Sunday Health Hack No. 16 – The (health) bomb under your armpit

Sunday Health Hack No. 16 – Throw away your deodorant, and use some organic aloe vera gel and tea tree & lemon essential oil instead.

As mentioned before, thriving for a healthy lifestyle is much more than just “food”. So today I want to tackle a different issue the first time, a serious one – cosmetics. In this Health Hack deodorants in particular (sprays, rollers, pins etc.).
In Germany, almost 80% of the population uses deodorants on a daily basis. It’s a multi-trillion industry, spending billions in advertising to convince people of its crucial necessity – if you do want to have a successful social & love life.

As the skin is our largest organ, most of what we put on our skin ends up in our bloodstream. So it’s important to know about the potentially harmful toxins in some of your cosmetic products and their effects on your health.
The most common chemical ingredients found in deodorant and antiperspirants are aluminium, parabens, triclosan, phthalates, propylene glycol and many more, disguised as “fragrances”.
Aluminium, a metal, is a common ingredient in anti-perspirants that works by “plugging” sweat ducts to stop sweating. Aluminium can cause genomic instability on the cell level, meaning it can increase our cells’ tendency to mutate, increasing the chance of tumor growth.
Parabens have been shown to mimic estrogen in the body’s cells, interfering with the way your body produces hormones.
Phthalates are plasticizers found in children’s toys, but also deodorants and lotions. They’ve been linked to asthma, ADHD, breast cancer, obesity, autism spectrum disorders, altered reproductive development, male fertility issues and many more health problems.
The abundance of health concerns associated with triclosan has led to the ban of its use in hand soaps. However, the chemical is still permitted for use in other products, like deodorants.
This short sneak peak of a much, much longer list of “poisonous” ingredients shall give you a first idea why it might not be a good idea to continue using a deodorant.

Another major problem is that your armpits are the “front gate” to your lymphatic system.
The lymphatic system has, for making it not too complicated, two existential tasks – it’s the main “garbage removal system” of your body, getting rid of all waste, left-overs and “toxins” from every cell. And it’s important for the production of immune cells such as lymphocytes, monocytes, and antibody producing cells called plasma cells.
From your armpits all the poisonous ingredients from the deodorant now enter straight into the lymphatic system without much of a barrier, wreaking havoc on your body’s need to detox, and simultaneously crippling your immune system too. Quite an explosive combination on the long run.

But there is actually an easy and also much cheaper, and I would even claim much nicer scented solution and alternative to these chemical, artificial deodorants.
Go to your health store and get some Aloe Vera gel – organic and not so liquid of course – as well as the essential oils tea tree and lemon.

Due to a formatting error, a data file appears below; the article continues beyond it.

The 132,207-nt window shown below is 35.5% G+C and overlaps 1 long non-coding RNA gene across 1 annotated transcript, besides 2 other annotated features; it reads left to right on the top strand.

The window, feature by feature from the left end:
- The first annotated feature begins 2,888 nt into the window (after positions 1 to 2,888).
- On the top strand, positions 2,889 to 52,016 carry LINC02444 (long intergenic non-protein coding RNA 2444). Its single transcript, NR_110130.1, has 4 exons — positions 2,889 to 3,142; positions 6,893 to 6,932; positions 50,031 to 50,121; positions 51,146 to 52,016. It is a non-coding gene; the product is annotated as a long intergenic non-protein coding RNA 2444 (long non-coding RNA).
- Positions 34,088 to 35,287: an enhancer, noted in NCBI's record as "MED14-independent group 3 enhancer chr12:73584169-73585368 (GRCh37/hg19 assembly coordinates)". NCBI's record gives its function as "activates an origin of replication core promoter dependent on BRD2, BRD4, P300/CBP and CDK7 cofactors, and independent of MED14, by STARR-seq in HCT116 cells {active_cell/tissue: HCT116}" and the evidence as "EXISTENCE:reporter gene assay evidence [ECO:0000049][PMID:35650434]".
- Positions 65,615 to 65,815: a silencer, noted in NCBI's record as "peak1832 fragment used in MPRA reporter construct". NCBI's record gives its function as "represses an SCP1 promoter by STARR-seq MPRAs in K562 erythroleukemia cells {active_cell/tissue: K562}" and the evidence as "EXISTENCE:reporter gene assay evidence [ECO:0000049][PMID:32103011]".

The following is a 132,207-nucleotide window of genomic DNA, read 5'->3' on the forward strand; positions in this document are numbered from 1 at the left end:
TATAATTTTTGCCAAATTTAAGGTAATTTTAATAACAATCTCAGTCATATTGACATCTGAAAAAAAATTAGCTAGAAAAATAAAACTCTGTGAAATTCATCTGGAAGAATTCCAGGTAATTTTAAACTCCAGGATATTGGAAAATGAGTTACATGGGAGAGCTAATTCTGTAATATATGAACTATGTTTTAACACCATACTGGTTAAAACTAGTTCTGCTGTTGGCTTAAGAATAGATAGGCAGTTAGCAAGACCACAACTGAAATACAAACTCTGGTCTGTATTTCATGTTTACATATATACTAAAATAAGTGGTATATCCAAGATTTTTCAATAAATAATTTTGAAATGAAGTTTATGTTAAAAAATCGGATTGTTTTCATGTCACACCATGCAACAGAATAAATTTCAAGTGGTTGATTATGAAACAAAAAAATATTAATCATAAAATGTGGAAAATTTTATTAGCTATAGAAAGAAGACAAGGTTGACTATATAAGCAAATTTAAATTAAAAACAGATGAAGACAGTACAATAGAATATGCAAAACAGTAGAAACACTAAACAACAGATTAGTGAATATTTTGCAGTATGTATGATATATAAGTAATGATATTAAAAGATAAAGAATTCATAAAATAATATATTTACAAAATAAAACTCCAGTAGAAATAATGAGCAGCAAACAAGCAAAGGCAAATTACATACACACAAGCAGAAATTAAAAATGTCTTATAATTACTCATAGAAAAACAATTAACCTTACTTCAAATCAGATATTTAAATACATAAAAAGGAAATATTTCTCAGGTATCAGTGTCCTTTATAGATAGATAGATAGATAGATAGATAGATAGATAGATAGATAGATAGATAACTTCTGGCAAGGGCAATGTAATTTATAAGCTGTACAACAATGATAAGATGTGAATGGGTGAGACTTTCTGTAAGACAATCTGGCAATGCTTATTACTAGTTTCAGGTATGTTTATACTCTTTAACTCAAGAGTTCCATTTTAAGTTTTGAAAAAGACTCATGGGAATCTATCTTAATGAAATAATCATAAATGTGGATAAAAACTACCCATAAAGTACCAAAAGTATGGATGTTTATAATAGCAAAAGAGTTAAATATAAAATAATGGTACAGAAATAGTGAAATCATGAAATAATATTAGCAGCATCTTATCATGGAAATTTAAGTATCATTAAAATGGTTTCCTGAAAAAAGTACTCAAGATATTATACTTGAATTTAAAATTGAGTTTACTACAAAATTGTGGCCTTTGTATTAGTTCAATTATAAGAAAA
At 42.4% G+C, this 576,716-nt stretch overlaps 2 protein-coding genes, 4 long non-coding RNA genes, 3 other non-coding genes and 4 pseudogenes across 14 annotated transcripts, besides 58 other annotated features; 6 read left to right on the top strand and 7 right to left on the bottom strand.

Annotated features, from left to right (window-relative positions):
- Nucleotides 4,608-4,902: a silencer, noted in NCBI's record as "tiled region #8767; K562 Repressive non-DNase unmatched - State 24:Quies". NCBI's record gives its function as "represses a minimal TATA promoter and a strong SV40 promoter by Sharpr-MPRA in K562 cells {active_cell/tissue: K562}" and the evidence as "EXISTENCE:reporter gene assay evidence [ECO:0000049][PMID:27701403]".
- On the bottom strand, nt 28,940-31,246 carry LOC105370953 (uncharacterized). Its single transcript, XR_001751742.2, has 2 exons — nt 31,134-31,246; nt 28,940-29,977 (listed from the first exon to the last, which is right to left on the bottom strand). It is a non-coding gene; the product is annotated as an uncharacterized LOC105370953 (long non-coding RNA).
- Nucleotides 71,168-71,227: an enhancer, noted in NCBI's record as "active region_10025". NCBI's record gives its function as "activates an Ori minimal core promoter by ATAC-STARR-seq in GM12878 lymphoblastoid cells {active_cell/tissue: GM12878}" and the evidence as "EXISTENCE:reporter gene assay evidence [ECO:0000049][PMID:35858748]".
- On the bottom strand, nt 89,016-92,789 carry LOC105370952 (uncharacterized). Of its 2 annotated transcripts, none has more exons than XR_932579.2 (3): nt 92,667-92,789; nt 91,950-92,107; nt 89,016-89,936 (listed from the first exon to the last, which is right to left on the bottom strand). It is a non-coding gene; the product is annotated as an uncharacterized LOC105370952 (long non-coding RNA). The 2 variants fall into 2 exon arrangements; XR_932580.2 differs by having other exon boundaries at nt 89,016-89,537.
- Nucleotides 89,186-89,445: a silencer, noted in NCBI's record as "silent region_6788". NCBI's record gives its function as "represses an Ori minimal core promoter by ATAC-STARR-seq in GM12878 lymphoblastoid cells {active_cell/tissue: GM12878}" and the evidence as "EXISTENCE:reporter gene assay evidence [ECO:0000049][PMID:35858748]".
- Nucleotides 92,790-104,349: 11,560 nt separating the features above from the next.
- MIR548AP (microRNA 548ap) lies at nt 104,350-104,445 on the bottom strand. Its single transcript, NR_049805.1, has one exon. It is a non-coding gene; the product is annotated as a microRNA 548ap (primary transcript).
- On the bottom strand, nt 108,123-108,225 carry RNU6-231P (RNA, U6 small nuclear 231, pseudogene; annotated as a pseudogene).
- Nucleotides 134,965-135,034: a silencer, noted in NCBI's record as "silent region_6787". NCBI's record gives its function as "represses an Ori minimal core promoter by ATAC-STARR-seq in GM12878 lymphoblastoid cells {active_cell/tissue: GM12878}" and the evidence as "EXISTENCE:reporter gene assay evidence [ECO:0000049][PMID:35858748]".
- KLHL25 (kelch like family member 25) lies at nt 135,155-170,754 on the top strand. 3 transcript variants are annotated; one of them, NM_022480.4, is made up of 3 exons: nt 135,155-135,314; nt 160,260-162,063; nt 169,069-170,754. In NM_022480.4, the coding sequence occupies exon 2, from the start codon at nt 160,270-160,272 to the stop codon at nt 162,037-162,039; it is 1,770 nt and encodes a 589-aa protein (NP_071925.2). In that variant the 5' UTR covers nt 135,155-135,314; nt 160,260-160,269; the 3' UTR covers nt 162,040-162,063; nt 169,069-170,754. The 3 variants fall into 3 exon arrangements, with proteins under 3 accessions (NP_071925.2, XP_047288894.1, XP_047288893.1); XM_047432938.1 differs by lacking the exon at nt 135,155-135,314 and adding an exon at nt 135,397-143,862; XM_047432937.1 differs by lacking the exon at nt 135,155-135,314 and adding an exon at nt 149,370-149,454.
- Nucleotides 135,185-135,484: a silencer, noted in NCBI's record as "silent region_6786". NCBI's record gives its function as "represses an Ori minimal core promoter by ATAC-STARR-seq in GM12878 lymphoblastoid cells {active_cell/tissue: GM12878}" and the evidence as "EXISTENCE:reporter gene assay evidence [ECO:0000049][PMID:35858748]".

Aside from being a staple in your mother’s medicine cabinet for sunburned skin, Aloe Vera has been used by different civilizations for centuries for a range of skin care, health, and medicinal purposes. It has cooling properties and is anti-inflammatory. And it is rich in antioxidants and minerals. Which now serve to the benefit of your lymphatic system.

In this case, Aloe Vera gel also functions as the “carrier” for the essential oils.
Essential oils are simply the highly concentrated liquids (oils) and other natural compounds of the plant from which they were extracted.
For example, one drop of cinnamon oil contains the same health benefits as 20 tbs of Ceylon cinnamon powder!
That’s why it is always recommended to use a “carrier”, like in this case Aloe Vera gel, when applying essential oil on the skin (for dilution).
Tea tree oil is one of the most popular and versatile essential oils that kill germs out there. While it’s mostly used for its aromatic properties, tea tree oil also has antibacterial, antiviral, anti-fungal, and anti-inflammatory qualities. Meaning, the bacteria responsible for the “stink” get eradicated (or even don’t stand a chance to reproduce).
Lemon essential oil also does have powerful antifungal and antibacterial properties, and is high in citric acid, thus making it a strong cleansing agent. And it additionally offers a long-lasting, fresh, invigorating smell.

One might argue that the initial investment for quality Aloe Vera gel and the essential oils may seem higher than a deodorant from the supermarket. But they last much, much longer, so in total it’s even a much cheaper way to smell nicely (and healthy).

Sunday Health Hack for today – Put a thumb-sized amount of Aloe Vera gel into you palm, add 1-2 drops of tea tree and lemon oil to it, commingle them in your hands, and apply it to your armpits.

Do that in the mornings and after every shower, and “Moschus brutal” was a thing of yesterday – in a much more natural, healthier, even health beneficial manner.

Extra tip (especially for men): The human armpit has a lot to offer for bacteria. It’s moist, it’s warm, and it’s usually dark. And when bacteria show up, they make a “stink”. That’s because these bacteria produce smelly compounds, transforming the armpit from a neutral oasis to the mothership of body odour. And these bacteria especially love it “hairy”. The more the merrier.
So once in a while, please take your beard trimmer and cut back on your armpit outback as well.  

Love & balm, Yours  Andreas

Sunday Quote
You can give a person knowledge, but you can’t make them think. Some people just want to remain ignorant, only because the truth requires change.

Sunday Music
Freeing us from the tight grip of the gigantic cosmetic industry seems overwhelming but there is always a small first step …